So now we are able to convert a position in 3D space from to the reference frame of joint $q_0$ back to our origin frame of reference. Let’s keep going.

Joint $q_1$ rotates around the $x$ axis, and there is a translation along the arm segment $l_1$. Our transformation matrix looks like

$^1_0\textbf{T} = \left[ \begin{array}{cccc} 1 & 0 & 0 & 0 \\ 0 & \textrm{cos}(q_1) & -\textrm{sin}(q_1) & l_1 \textrm{cos}(q_1) \\ 0 & \textrm{sin}(q_1) & \textrm{cos}(q_1) & l_1 \textrm{sin}(q_1) \\ 0 & 0 & 0 & 1 \end{array} \right] .$

Joint $q_2$ also rotates around the $x$ axis, but there is no translation from $q_2$ to $q_3$. So our transformation matrix looks like

$^2_1\textbf{T} = \left[ \begin{array}{cccc} 1 & 0 & 0 & 0 \\ 0 & \textrm{cos}(q_2) & -\textrm{sin}(q_2) & 0 \\ 0 & \textrm{sin}(q_2) & \textrm{cos}(q_2) & 0 \\ 0 & 0 & 0 & 1 \end{array} \right] .$

The next transformation matrix is a little tricky, because you might be tempted to say that it’s rotating around the $z$ axis, but actually it’s rotating around the $y$ axis. This is determined by where $q_3$ is mounted relative to $q_2$. If it was mounted at 90 degrees from $q_2$ then it would be rotating around the $z$ axis, but it’s not. For translation, there’s a translation along the $y$ axis up to the next joint, so all in all the transformation matrix looks like:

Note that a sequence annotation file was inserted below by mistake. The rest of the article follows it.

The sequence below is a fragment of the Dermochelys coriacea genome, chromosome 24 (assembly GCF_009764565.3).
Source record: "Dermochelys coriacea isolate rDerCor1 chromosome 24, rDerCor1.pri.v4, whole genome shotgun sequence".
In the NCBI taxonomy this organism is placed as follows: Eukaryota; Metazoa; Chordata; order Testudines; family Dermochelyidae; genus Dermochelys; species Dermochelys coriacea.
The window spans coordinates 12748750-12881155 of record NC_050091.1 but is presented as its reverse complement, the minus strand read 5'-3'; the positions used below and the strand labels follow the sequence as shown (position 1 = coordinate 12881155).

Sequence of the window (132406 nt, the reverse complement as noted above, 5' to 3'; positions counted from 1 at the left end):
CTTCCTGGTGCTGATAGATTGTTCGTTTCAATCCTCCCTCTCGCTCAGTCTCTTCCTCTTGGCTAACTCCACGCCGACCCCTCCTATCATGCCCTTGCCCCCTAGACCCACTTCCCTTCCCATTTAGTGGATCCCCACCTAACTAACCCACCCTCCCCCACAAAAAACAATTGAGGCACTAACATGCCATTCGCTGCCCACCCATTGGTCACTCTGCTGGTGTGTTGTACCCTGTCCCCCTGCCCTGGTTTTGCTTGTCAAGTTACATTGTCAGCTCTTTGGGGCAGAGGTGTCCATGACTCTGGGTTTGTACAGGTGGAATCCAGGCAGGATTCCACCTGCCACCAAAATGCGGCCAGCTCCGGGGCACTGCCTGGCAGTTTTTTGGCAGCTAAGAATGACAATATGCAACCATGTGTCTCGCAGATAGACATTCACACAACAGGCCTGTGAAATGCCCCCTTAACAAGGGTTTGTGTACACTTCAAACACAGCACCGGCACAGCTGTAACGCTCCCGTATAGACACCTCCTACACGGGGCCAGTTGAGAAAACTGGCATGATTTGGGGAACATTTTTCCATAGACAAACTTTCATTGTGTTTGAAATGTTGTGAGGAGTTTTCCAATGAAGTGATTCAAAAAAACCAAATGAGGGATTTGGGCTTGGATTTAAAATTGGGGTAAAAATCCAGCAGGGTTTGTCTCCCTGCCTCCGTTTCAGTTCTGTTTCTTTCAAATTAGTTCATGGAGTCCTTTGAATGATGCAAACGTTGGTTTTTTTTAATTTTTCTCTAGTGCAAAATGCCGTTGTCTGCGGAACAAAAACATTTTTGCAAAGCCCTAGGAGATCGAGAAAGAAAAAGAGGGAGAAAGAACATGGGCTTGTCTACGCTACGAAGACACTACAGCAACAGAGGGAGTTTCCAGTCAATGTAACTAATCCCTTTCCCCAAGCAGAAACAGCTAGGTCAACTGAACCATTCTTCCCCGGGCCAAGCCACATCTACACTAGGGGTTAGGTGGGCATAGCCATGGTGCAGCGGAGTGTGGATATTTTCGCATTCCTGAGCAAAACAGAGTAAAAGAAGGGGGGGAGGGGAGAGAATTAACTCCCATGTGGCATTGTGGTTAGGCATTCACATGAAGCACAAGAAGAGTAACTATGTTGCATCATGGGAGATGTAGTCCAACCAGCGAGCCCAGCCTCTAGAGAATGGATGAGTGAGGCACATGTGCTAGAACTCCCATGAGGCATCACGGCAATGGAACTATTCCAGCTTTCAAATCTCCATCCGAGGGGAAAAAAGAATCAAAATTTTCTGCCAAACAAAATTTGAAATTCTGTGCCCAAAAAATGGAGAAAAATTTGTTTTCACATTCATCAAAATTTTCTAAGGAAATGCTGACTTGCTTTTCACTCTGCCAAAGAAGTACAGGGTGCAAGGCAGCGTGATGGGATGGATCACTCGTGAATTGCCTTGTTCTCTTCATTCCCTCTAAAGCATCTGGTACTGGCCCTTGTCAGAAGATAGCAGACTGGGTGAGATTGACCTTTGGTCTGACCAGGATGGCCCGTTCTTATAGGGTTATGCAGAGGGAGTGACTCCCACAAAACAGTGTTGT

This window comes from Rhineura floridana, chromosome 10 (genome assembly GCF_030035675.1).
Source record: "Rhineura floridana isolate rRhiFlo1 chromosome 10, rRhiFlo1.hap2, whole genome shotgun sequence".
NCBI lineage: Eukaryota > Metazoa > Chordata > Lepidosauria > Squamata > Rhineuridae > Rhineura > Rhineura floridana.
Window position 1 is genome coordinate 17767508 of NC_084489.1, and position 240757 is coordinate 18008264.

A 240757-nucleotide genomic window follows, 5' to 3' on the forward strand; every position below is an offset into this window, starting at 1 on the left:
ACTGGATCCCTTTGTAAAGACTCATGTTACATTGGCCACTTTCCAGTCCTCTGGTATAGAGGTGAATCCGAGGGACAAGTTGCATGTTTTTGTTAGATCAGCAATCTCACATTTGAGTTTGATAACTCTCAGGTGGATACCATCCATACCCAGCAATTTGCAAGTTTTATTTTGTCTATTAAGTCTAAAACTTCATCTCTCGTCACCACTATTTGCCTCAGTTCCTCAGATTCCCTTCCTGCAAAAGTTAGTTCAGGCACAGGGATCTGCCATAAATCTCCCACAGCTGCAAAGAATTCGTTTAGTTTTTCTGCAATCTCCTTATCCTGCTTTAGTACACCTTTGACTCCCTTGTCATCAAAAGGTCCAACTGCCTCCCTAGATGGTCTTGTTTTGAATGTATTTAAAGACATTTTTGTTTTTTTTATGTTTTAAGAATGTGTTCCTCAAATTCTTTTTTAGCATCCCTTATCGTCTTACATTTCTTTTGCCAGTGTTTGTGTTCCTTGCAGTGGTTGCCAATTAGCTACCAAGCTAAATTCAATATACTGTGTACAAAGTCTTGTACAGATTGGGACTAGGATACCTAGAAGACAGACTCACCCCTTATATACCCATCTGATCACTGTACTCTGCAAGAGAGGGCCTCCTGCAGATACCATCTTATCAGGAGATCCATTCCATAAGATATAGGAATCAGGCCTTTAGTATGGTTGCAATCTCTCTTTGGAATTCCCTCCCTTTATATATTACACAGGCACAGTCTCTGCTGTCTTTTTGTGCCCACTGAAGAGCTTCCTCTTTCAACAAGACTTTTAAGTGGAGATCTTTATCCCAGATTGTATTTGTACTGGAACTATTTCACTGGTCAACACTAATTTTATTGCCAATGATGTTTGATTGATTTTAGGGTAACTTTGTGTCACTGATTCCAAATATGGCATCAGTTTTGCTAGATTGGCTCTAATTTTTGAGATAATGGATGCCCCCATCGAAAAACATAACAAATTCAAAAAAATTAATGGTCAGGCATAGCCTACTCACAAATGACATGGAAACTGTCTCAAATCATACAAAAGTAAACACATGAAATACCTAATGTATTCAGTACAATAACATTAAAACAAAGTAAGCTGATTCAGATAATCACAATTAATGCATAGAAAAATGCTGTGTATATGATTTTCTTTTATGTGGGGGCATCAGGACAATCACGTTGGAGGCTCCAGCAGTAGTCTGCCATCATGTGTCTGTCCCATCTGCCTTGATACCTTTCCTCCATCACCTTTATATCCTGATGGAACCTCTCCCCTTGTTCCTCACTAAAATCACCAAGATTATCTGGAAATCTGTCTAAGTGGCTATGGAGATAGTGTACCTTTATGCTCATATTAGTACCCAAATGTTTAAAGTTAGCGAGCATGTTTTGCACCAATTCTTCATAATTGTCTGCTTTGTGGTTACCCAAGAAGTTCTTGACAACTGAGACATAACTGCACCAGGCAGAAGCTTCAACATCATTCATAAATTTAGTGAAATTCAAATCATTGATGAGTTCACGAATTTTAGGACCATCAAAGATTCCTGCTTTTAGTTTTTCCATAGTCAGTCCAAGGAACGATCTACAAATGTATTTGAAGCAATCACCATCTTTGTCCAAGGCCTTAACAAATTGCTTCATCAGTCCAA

$^3_2\textbf{T} = \left[ \begin{array}{cccc} \textrm{cos}(q_3) & 0 & -\textrm{sin}(q_3) & 0\\ 0 & 1 & 0 & l_3 \\ \textrm{sin}(q_3) & 0 & \textrm{cos}(q_3) & 0\\ 0 & 0 & 0 & 1 \end{array} \right] .$

And then the transformation matrices for coming from $q_4$ to $q_3$ and $q_5$ to $q_4$ are the same as the previous set, so we have

$^4_3\textbf{T} = \left[ \begin{array}{cccc} 1 & 0 & 0 & 0 \\ 0 & \textrm{cos}(q_4) & -\textrm{sin}(q_4) & 0 \\ 0 & \textrm{sin}(q_4) & \textrm{cos}(q_4) & 0 \\ 0 & 0 & 0 & 1 \end{array} \right] .$

and

$^5_4\textbf{T} = \left[ \begin{array}{cccc} \textrm{cos}(q_5) & 0 & -\textrm{sin}(q_5) & 0 \\ 0 & 1 & 0 & l_5 \\ \textrm{sin}(q_5) & 0 & \textrm{cos}(q_5) & 0\\ 0 & 0 & 0 & 1 \end{array} \right] .$

Alright! Now that we have all of the transformation matrices, we can put them together to get the transformation from end-effector coordinates to our reference frame coordinates!

$^\textrm{ee}_\textrm{org}\textbf{T} = ^0_\textrm{org}\textbf{T} \; ^1_0\textbf{T} \; ^2_1\textbf{T} \; ^3_2\textbf{T} \; ^4_3\textbf{T} \; ^5_4\textbf{T}.$

At this point I went and tested this with some sample points to make sure that everything seemed to be being transformed properly, but we won’t go through that here.